The group forms a team that will personally participate in the intervention. Team members set a date and location and work together to present a consistent, rehearsed message and a structured treatment plan. A word of caution: Do not let your loved one know what you are doing until the day of the intervention.

If your loved one doesn’t accept treatment, each person on the team needs to pre-decide what action he or she will take. Examples include asking your loved one to move out or taking away contact with children.

Each member of the intervention team should detail specific incidents where the addiction has resulted in problems, such as emotional issues, financial issues or safety issues. Discuss the toll of your loved one’s behavior while still expressing care and the expectation that your loved one can change.

Without revealing it to the loved one, the group gathers at the pre-chosen place of intervention. Members of the core team then take turns expressing the facts, their concerns and feelings, in a respectful manner. The loved one is presented with a treatment option and asked to accept that option on the spot.  When intervention data is presented it created a window where denial is held at bay. This is the time to ask for immediate action and move towards treatment. Denial will return therefore the time factor is important. Each team member will say what specific changes they will make if the addicted person doesn’t accept the plan. This is not a threat. It is the separation of boundaries. Every individual has the right to live a healthy and wholesome life and this is making that clear.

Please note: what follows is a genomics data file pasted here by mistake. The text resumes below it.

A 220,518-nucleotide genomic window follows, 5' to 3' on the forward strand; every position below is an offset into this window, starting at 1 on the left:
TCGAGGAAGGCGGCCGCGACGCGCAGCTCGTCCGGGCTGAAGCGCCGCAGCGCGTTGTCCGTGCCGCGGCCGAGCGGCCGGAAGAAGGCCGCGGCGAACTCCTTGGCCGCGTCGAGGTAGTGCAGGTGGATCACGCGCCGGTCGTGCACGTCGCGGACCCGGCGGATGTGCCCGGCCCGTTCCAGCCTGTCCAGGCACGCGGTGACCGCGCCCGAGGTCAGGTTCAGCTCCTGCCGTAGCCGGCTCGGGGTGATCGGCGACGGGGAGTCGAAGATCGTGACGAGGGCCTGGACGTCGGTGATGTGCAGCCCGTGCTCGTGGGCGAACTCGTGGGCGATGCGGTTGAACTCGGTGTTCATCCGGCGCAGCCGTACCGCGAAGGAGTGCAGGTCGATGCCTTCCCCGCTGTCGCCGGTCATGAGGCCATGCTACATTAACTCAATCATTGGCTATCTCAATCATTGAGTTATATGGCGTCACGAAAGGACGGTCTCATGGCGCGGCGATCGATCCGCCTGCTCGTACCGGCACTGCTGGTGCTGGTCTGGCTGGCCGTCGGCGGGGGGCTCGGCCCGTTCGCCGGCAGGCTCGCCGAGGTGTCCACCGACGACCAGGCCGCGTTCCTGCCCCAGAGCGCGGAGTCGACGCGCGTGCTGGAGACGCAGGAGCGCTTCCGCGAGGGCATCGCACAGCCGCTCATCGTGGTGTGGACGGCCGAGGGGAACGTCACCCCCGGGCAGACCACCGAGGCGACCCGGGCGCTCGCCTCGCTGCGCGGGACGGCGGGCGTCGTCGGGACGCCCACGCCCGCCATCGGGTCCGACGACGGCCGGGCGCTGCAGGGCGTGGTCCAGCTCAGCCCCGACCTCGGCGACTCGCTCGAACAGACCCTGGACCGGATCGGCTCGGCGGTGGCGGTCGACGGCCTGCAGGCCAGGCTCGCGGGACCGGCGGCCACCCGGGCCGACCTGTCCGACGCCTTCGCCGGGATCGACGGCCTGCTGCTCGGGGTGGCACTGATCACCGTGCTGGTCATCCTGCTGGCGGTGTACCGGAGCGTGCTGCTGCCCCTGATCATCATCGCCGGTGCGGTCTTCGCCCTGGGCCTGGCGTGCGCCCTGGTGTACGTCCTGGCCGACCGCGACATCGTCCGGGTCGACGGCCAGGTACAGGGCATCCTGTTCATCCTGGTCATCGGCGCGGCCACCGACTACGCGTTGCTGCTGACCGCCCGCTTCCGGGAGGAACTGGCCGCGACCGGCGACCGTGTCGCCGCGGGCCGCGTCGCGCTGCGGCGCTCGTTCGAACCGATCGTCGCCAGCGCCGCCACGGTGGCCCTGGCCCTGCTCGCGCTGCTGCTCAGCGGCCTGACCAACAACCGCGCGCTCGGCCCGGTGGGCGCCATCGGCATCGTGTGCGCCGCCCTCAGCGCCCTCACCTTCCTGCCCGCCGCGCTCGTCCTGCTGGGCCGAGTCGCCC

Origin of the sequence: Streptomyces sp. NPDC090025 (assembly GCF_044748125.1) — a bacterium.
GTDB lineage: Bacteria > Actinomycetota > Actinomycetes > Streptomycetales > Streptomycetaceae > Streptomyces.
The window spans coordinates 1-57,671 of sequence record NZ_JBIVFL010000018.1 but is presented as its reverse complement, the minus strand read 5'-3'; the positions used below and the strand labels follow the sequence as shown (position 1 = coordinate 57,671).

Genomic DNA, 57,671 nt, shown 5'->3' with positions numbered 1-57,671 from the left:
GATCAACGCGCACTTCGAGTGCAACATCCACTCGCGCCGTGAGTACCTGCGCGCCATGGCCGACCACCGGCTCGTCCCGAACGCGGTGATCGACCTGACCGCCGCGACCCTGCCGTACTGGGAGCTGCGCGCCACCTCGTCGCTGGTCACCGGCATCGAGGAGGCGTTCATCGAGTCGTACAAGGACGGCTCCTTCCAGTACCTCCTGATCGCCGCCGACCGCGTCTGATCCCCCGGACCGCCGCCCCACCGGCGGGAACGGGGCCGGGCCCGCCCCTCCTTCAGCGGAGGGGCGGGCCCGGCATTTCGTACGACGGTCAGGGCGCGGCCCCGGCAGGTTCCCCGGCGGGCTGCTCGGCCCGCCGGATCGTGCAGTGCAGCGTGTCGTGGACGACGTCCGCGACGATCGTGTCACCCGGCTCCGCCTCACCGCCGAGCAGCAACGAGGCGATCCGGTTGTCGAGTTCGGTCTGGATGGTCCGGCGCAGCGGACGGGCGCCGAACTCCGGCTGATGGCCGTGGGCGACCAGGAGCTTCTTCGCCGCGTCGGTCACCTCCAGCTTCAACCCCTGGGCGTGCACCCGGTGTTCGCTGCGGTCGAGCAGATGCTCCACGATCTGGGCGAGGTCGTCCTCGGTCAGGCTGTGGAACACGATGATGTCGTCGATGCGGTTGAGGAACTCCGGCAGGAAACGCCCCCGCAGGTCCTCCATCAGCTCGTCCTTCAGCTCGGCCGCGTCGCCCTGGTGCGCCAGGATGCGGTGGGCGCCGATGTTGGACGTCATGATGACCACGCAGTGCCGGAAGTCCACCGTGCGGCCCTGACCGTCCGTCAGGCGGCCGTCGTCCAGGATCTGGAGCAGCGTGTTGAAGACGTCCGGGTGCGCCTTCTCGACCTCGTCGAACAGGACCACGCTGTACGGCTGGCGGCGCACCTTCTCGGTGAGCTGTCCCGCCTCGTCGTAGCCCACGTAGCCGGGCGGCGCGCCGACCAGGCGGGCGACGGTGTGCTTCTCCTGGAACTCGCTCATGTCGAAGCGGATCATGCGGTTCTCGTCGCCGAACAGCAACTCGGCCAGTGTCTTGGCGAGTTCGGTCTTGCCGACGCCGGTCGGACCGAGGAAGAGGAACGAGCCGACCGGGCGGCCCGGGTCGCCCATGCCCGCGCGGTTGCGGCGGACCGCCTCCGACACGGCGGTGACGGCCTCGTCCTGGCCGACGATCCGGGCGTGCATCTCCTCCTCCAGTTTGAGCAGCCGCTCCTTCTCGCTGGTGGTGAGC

Involving a spouse, family members or others is critical in helping someone with an addiction, stay in treatment and avoid relapsing. This can include changing patterns of everyday living to make it easier to avoid destructive behavior, offering to participate in counseling with your loved one, seeking your own therapist and recovery support, and knowing what to do if a relapse occurs.

A successful intervention must be planned carefully to work as intended. A poorly planned intervention may not work. Your loved one may feel attacked and become isolated or more resistant to treatment.

Why should you consult a professional for an intervention?

Consulting an Interventionist), an addiction specialist or a mental health counselor can help you organize an effective intervention. It’s a good idea to get professional help if your loved one has a history of serious mental illness, suicidal behavior, taking several mood-altering substances, is in denial, and tends to minimize his or her situation.

The main purpose of intervention is immediate action.